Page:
When I selected this book, I suspected that this was one of those coffeetable books that are full of nice pictures that you could admire, and some nonsense text in between.
I was pleasantly surprised when I read the text, and although a bit difficult to for a foreigner to understand first, there are so many technical terms that doesn't appear in a normal dictionary, it was full of explanations of how a plane was designed, how to use it and what could be done with it. Yes, so in the end, I have spent quite many nights studying this fantastic book.
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on 14 September 1998
When you finally decide to defect from the world of routers, jointers and power planers, come read from this book. Garrett has taken what some would argue is an outdated tool and shown its practical use. The Handplane Book gives great overviews on the various types of planes that exist - old, new and new versions of oldies. Garrett shows you how to set many of these planes up to achieve results that power tool users can only dream of (try getting a glass smooth surface with sandpaper - read the book and you'll understand why you can't). As for the photographs, only the most beautiful tool examples were used, and were very well shot. Nice enough to put on your coffee table ;-) For any fan of manually powered craftsmanship (smoothing and shaping in specific) or those who understand the simple beauty of a hand tool, this is a must have.
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on 4 February 2009
My partner wanted a couple of woodworking books for christmas which he named and he said anything else that I thought he would like. What do I know about woodworking. I scratched my head read some reviews and chose this book. Of the 3 books I gave him at christmas this is the 1st one he picked up and is the one he is currently reading. Personally I can not see the facination but he loves it. Really good buy and would recommend.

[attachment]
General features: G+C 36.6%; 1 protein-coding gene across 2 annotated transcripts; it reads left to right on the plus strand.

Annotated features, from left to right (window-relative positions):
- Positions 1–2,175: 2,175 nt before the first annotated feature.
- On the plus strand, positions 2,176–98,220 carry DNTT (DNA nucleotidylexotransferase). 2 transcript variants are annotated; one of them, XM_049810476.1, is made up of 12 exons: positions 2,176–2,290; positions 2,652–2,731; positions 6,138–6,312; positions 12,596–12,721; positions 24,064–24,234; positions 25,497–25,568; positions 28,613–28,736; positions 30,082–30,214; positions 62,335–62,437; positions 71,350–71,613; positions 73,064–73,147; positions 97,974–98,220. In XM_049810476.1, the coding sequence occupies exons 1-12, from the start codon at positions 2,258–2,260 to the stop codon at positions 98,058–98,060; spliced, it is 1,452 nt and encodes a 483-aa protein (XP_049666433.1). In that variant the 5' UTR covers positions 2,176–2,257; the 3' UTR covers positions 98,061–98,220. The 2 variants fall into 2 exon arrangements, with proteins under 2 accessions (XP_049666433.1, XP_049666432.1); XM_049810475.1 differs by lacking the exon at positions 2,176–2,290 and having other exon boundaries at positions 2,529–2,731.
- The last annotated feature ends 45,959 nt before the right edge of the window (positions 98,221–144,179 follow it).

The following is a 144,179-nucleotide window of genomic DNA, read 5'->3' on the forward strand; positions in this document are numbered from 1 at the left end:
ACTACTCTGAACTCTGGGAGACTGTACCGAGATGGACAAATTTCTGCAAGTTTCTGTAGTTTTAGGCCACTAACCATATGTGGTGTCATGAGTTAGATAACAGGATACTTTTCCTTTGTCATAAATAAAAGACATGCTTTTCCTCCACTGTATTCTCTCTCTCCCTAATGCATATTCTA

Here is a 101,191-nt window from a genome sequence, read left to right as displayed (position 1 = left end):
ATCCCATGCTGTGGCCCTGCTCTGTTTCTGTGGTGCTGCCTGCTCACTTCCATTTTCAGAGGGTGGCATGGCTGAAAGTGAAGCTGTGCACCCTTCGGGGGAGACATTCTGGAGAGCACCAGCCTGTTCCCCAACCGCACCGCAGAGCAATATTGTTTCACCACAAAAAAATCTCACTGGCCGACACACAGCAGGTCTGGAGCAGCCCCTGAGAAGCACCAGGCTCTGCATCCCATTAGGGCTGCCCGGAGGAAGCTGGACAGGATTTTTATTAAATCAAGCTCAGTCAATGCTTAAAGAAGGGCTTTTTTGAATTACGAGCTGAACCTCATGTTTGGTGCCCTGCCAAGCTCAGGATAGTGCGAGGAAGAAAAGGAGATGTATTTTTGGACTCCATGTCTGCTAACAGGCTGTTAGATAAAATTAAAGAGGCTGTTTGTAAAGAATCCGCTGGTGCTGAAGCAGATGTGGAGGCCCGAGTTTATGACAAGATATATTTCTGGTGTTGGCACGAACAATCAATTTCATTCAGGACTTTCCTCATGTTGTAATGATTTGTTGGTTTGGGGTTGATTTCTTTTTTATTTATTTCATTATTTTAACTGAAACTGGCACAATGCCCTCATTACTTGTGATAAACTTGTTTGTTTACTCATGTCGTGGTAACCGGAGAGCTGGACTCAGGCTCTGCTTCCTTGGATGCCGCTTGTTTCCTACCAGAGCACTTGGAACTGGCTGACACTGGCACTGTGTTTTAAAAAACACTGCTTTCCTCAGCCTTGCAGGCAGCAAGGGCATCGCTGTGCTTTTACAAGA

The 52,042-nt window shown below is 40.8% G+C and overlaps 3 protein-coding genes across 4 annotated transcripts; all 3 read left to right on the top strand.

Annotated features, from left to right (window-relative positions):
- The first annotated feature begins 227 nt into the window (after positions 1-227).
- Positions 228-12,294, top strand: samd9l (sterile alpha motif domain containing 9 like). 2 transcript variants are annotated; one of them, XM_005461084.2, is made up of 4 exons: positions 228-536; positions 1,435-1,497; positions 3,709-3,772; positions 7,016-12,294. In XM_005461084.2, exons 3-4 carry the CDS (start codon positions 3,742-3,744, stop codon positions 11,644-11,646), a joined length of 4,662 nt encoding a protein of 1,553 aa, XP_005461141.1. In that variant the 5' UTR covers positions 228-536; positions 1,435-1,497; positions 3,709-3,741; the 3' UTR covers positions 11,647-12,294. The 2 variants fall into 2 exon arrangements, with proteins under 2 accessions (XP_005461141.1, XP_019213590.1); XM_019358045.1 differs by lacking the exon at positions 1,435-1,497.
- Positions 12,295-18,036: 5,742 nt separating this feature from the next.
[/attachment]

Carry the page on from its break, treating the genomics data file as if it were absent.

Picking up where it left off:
Now where to find a good book on chisels? Whats a girl to do?
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on 17 May 1998
This book covers all aspects of almost every type of handplane including their tuning, uses, and specialty items. There are many great tips that I have found invaluable. This a book that on first glance I thought would be boring or uninformative, but instead I found it to be very interesting, well written and illustrated, and of high quality.
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on 7 January 1998
Have you thought of planes as boring and impossible to use? This book makes them interseting and teaches you the skills on how to tune up your planes so they will make the beautiful shavings you see in the pictures.
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on 3 May 2006
An absolutely first rate book for all interested in woodwork. I am not a proffessional woodworker just a keen amateur and I have found this book riveting. It covers the history, sharpening, tuning, how to use and provides a mass of information on what to look for when purchasing and renovating fine used planes. The text is easily understood by all levels of woodworker and I can not recommend thIS book more highly.